Garden shoes for the long run

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My favorite garden shoes, the L.L. Bean gum shoe

My favorite garden shoes, the L.L. Bean gum shoe

Call me a traditionalist. I don’t mind. When it comes to what I wear on my feet when I head out to the garden, I go with the tried and true, old-fashioned L.L. Bean gum shoe. And even though I realize there has been a rash of garden shoes, clogs and boots on the market in recent times, here’s why I believe my Bean’s shoes are the best gardening footwear to be found:

• Easily slipped on and off, no bending down to fasten buckles, etc.
• They offer good traction, important when it comes to wet surfaces
• Unlike some of the clogs and sandal-type shoes, they always keep your feet dry
• Good summer and winter when you want warm socks
• Just hose them off when you are ready to head indoors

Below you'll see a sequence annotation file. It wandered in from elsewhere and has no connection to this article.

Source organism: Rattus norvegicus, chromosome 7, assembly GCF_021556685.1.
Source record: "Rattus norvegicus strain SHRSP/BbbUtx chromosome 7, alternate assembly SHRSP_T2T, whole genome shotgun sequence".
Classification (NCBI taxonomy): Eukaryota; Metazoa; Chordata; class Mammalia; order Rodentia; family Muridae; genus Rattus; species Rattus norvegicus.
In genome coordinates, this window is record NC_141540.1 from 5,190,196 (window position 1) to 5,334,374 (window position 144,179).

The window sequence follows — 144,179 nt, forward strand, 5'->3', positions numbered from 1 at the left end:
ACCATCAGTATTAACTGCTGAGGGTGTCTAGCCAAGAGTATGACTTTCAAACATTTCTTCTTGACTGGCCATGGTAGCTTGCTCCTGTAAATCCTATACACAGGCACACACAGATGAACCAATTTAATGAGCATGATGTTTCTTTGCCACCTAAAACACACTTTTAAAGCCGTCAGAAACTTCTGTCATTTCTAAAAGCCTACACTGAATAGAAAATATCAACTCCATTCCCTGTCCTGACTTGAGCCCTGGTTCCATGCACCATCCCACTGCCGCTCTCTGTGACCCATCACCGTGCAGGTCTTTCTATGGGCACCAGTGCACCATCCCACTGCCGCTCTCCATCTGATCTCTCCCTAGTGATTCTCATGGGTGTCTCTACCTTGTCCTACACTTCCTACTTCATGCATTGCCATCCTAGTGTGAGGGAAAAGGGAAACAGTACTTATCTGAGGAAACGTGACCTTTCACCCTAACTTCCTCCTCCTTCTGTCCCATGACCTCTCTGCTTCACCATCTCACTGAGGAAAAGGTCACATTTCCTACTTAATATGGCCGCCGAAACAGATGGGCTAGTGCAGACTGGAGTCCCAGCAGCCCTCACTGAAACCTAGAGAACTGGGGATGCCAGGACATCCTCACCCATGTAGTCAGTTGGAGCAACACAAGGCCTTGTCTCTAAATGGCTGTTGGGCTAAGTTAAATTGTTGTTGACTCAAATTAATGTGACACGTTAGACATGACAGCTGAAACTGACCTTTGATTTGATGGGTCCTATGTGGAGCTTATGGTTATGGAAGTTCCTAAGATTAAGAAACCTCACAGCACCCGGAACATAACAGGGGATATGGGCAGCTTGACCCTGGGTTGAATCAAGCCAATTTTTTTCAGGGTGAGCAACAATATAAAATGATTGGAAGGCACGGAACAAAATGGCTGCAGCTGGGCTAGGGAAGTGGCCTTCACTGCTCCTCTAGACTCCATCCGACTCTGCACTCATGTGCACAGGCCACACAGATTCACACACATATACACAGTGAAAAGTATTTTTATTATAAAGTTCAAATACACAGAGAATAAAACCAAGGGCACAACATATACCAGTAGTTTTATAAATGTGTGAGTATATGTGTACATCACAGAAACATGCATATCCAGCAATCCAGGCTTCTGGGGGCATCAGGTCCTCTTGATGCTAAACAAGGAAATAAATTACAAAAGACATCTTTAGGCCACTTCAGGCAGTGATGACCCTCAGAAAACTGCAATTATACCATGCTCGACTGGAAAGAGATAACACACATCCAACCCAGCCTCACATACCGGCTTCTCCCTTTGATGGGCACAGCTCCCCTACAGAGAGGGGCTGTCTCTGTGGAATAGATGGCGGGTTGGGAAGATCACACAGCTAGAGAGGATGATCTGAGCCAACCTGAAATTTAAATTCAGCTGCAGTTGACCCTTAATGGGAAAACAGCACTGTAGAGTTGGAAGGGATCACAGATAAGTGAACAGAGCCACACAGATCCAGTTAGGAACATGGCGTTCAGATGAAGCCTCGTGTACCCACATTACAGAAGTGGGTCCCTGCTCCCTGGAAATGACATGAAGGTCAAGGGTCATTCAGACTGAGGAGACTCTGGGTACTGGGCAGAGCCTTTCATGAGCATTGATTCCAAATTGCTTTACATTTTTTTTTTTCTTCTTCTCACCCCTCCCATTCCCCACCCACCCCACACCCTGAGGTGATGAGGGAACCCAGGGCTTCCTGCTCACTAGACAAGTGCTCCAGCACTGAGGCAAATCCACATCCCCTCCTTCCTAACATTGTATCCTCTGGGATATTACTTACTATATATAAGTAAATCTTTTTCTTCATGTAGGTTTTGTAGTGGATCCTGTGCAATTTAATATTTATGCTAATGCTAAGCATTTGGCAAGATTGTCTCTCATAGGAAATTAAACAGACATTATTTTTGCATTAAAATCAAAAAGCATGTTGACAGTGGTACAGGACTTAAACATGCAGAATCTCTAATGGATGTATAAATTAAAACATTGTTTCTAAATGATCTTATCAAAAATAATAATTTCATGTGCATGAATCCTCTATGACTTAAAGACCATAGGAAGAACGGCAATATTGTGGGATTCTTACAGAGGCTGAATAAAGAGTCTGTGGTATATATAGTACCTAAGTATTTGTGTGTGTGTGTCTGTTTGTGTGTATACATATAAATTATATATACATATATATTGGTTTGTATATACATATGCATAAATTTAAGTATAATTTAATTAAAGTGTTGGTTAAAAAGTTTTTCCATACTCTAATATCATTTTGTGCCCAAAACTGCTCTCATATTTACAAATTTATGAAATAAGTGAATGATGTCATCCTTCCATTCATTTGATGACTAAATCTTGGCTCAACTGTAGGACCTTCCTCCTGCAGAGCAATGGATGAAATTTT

• Long-lasting and bottoms can be replaced
• They are available in both men’s and women’s sizes

Beating the heat with color

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strwflwrs:lantana

 

Are you growing strawflowers or lantana this summer? These colorful annuals are perfect for those hot summer days when lesser plants wither and shrivel. Heat-tolerant, these annuals from Proven Winners just keep blooming no matter what with no deadheading needed.

Mine are in a large terracotta pot placed where they get plenty of sun and their non-stop color can be enjoyed. The strawflowers also have a little surprise in that come sundown, the perky blooms close up for the night, reopening the next day when the sun shines.

Rhubarb season